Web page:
• Spikes in chlamydia, gonorrhea and syphilis take STDs to record highs i

    From Sara Jacobs Is A Communist Prostitu@21:1/5 to All on Sat May 19 12:31:58 2018
    XPost: la.general, alt.fashion, talk.politics.misc
    XPost: alt.mountain-bike

    California reached a record high in the number of sexually
    transmitted disease cases last year, with the state seeing an
    overall 45 percent spike in the number of chlamydia, gonorrhea
    and syphilis cases over the past five years.

    According to the state report, officials are most concerned
    about an uptick in the number of stillbirths due to congenital

    The data, which was compiled by the California Department of
    Public Health, revealed chlamydia and gonorrhea to be most
    rampant among people under 30, with rates of chlamydia highest
    among young women. Men accounted for the majority of syphilis
    and gonorrhea cases.

    "While there are advocates and champions for cancer, nobody is
    out there saying, ‘I have gonorrhea and these are the best ways
    to treat it,'"

    - Dr. Jeffrey Klausner

    If left untreated, chlamydia and gonorrhea can result in
    infertility, ectopic pregnancy and chronic pelvic pain, while
    syphilis can cause blindness, hearing loss and neurologic
    issues. With more than 300,000 cases of all three diseases
    reported in the state in 2017, researchers counted 30
    stillbirths resulting from congenital syphilis.

    “For California to have a steady increase in congenital syphilis
    is shameful,” Dr. Jeffrey Klausner, a professor of medicine at
    University of California, Los Angeles, told the Associated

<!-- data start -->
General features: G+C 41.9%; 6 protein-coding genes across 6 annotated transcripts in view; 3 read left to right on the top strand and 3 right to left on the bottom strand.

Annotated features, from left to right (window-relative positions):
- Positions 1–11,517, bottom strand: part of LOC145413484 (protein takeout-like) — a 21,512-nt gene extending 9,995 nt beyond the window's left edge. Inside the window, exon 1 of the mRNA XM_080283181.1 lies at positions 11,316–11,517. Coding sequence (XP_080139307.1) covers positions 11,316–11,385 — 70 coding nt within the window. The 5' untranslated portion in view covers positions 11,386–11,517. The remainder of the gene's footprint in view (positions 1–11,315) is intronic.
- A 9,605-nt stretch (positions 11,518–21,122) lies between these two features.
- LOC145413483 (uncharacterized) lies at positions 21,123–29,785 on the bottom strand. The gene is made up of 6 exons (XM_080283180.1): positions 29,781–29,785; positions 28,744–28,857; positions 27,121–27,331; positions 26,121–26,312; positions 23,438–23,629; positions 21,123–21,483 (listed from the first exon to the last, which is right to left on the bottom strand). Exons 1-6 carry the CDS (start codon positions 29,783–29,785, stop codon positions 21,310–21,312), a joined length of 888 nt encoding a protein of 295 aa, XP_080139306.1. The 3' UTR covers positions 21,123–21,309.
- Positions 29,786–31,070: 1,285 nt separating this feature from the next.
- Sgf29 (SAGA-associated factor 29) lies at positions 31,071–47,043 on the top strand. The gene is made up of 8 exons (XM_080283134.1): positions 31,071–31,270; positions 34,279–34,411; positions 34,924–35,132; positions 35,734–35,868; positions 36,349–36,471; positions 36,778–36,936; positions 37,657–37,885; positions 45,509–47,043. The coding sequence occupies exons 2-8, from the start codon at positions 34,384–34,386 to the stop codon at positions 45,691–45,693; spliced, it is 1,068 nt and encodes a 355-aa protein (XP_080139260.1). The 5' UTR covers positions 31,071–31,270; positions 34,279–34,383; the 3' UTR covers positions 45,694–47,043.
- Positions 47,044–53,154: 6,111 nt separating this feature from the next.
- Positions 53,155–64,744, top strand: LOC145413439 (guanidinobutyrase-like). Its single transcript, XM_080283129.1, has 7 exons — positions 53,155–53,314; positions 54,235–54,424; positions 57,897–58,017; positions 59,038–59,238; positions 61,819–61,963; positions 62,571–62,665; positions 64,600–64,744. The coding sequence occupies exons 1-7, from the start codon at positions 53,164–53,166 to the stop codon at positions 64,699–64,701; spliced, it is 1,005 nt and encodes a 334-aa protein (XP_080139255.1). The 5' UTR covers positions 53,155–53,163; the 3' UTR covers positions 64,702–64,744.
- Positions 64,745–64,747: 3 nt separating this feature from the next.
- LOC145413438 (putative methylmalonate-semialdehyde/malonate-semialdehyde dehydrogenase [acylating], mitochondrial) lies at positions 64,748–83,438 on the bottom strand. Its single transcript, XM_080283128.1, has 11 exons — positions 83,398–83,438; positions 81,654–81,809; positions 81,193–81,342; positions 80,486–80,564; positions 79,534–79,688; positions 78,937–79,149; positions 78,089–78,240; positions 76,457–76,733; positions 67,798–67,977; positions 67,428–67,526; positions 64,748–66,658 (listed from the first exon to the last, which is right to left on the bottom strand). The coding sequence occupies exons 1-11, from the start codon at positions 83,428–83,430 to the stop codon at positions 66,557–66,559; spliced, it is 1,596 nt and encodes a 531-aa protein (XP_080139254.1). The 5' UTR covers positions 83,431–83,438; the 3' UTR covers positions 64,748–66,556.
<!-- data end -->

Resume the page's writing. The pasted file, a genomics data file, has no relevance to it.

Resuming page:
Press. “We’ve known how to control syphilis since early 1900s.
    Seeing it come back like this is a sign of failure of the public
    health safety net.”

    Officials were quick to point to a lack of public sex education
    and health programs in the community.

    “While there are advocates and champions for cancer, nobody is
    out there saying, ‘I have gonorrhea and these are the best ways
    to treat it,’” Klausner told the Associated Press. “There’s no
    one out there being a champion for these conditions.”

    The health department's chief of the division of communicable
    disease control also placed blame on social media.

    "It makes it easier for people to meet people they don't already
    know to have sex," Dr. James Watt told the San Francisco
    Chronicle. "The internet allows for broadening of sexual
    networks, and the broader that gets the more opportunity you
    have for sexually transmitted diseases to spread."

    The health department is now planning a greater public effort to
    spread awareness about the dangers of STDs and how to protect
    against them, but the head of the state’s STD Control Branch
    said budget issues have played a role in the uptick of cases.

    Dr. Heidi Bauer estimated that about $20 million in state and
    federal money is allocated annually to fighting STDs. With a
    state population of nearly 40 million, Bauer said it isn’t
    enough, especially in areas struggling with poverty, substance
    abuse, mental health issues and homelessness.

    The state's homeless population of more than 130,000 people
    accounts for about 25 percent of the nationwide total, with
    clean up efforts associated with the communities topping $10
    million in 2016-17. Maintenance crews have been tasked with
    cleaning up feces, urine, needles and other dangerous materials
    as the cities grapple with how to handle the surge of

    In April, the health department reported a slowdown in the
    number of reported hepatitis A cases that was plaguing the
    homeless community since a 2016 outbreak began in San Diego
    County. It had spread to Santa Cruz, Los Angeles and Monterey
    counties, killing 21 people.

    http://www.foxnews.com/health/2018/05/15/stds-reach-all-time- high-in-california.html

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